Why Are New Homes Getting So Big? Look at Who's Buying Them
Preliminary data provided to NAHB by the Census Bureau on the characteristics of homes started in 2013 show the trend toward larger homes continued unabated last year, as did the share of new homes with 4+ bedrooms, 3+ full baths, 2-stories, or 3-car garages. The average size of new homes started in 2013 was 2,679 square feet, about 150 square feet larger than in 2012 and the fourth consecutive annual increase since bottoming out at 2,362 square feet in 2009.
New homes started in 2013 were also more likely to have additional features: nearly half, 48 percent, had 4 or more bedrooms; 35 percent had 3 or more full bathrooms; 22 percent had a garage for at least 3 cars; and 60 percent were 2-stories. The share of new homes started with these features has been increasing consistently for 3 or 4 years, and the most obvious question is “why?” Why are homes getting this BIG?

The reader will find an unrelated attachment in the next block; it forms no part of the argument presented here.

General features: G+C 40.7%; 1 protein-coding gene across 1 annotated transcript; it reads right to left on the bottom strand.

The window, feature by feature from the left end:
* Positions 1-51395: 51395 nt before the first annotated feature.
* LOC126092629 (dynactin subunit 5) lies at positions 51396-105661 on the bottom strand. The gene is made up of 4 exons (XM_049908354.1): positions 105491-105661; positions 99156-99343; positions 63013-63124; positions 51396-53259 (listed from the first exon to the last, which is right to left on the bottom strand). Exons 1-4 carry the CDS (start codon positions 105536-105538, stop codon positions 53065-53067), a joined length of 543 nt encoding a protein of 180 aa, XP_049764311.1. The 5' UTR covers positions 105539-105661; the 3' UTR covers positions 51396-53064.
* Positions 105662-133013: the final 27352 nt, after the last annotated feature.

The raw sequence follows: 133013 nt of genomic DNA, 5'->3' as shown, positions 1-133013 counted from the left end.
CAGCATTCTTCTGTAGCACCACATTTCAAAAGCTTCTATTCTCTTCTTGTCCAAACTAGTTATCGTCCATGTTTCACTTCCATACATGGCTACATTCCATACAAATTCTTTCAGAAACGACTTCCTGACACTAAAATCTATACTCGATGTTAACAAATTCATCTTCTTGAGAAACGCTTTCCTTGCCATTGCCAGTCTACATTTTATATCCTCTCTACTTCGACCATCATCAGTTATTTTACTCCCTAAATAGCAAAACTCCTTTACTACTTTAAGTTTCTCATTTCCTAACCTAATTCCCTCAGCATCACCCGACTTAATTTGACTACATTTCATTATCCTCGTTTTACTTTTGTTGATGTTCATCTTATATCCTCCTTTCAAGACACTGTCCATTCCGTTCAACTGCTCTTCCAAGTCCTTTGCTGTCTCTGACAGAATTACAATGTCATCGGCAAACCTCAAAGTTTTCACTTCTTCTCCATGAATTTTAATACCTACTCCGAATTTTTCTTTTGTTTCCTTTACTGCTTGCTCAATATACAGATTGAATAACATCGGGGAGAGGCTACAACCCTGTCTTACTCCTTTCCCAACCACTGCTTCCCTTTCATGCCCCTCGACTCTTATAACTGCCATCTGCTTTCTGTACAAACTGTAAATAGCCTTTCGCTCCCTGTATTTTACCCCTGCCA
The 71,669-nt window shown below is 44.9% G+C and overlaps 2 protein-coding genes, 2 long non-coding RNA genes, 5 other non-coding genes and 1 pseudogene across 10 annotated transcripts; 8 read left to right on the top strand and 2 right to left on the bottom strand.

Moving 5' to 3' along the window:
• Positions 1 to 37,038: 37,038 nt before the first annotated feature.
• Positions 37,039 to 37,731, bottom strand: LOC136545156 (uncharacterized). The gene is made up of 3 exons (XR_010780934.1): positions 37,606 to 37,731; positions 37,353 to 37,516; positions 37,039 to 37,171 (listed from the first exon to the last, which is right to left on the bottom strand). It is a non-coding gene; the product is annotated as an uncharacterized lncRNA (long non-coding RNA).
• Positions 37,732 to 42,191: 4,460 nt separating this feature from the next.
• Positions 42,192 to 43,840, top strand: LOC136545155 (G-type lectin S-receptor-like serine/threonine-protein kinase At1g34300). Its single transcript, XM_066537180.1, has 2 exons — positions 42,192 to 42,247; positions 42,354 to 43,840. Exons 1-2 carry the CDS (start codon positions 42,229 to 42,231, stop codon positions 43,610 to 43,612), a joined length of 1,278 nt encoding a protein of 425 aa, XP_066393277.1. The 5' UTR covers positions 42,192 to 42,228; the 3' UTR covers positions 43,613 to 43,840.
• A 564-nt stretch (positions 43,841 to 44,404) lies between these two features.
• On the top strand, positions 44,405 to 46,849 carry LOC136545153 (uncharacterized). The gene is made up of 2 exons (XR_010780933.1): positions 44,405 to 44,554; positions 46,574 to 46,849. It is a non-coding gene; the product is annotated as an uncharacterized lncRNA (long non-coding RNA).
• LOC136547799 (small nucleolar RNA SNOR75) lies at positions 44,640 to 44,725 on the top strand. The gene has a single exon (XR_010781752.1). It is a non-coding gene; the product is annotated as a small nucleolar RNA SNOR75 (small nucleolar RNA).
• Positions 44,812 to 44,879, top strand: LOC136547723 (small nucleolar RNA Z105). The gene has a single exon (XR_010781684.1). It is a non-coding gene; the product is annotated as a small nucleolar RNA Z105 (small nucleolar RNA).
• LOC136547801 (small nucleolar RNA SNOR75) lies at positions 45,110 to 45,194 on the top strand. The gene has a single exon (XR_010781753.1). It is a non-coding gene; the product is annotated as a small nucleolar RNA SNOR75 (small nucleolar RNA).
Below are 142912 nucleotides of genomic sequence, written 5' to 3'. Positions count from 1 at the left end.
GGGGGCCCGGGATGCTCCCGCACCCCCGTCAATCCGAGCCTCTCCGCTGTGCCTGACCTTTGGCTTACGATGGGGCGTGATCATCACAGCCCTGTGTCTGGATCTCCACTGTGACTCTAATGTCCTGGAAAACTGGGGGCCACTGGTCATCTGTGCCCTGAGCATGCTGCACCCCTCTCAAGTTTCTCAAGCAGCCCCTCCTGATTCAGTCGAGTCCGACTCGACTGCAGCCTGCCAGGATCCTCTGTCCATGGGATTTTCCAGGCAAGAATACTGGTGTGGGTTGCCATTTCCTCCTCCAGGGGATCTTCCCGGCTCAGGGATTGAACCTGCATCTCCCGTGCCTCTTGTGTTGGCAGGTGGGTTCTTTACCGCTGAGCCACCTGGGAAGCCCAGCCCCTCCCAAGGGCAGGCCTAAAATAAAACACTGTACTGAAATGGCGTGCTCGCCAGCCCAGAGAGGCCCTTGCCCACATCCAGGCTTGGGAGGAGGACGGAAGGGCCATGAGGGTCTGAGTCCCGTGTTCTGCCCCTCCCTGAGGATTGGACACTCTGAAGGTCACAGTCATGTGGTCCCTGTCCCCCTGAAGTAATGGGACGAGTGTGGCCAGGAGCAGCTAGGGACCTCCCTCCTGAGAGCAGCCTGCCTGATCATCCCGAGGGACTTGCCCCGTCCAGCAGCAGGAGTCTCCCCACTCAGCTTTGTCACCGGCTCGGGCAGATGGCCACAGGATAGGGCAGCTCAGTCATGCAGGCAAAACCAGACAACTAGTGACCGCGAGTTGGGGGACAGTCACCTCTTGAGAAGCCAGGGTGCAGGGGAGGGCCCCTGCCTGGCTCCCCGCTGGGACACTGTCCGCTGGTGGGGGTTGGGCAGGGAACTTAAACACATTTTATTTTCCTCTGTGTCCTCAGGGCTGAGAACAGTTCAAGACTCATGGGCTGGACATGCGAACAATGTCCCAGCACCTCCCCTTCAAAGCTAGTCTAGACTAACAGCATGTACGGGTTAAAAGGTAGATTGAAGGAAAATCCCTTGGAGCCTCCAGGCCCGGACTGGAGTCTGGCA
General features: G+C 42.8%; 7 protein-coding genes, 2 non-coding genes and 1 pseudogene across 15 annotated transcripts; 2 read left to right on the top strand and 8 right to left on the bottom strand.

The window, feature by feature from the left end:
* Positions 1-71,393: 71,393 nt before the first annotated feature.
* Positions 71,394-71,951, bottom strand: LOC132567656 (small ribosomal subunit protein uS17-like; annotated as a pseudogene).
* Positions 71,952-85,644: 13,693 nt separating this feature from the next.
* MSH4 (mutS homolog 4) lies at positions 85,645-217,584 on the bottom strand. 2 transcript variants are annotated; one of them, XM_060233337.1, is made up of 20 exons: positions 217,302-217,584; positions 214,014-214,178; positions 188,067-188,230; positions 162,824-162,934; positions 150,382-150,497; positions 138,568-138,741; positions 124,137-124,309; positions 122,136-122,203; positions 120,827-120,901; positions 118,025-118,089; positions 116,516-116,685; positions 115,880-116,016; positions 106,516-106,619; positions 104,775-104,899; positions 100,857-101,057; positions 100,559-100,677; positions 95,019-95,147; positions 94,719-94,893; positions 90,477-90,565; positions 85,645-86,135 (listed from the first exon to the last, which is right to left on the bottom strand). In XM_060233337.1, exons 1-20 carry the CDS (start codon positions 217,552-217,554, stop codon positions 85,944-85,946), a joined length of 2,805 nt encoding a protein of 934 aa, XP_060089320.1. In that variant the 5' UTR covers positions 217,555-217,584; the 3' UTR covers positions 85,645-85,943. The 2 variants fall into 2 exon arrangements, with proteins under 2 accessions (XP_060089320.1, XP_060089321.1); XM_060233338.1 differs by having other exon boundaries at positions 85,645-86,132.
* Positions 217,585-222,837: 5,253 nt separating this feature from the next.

To get an answer, just take a look at WHO is buying new homes. The typical new home buyer in recent years has been someone with strong credit scores and high levels of income. To the first point, the average credit rating of all US consumers has remained rather flat over the last few years, while the average credit rating of mortgage borrowers took a dramatic jump after 2007. By 2013, the gap between the two measures was 58 points, compared to 33 points in the early 2000s.
To the second point, there has been a rising trend in new home buyers’ income in recent years. In 2005, the median income of new home buyers was $91,768. By 2011, it had increased by more than 17 percent to $107,607. It is not too surprising, therefore, to see home size and features continuing to trend upward, given that those buying new homes are precisely the kind of buyers who generally purchase large, feature-loaded homes.
View this original post on the NAHB blog, Eye on Housing.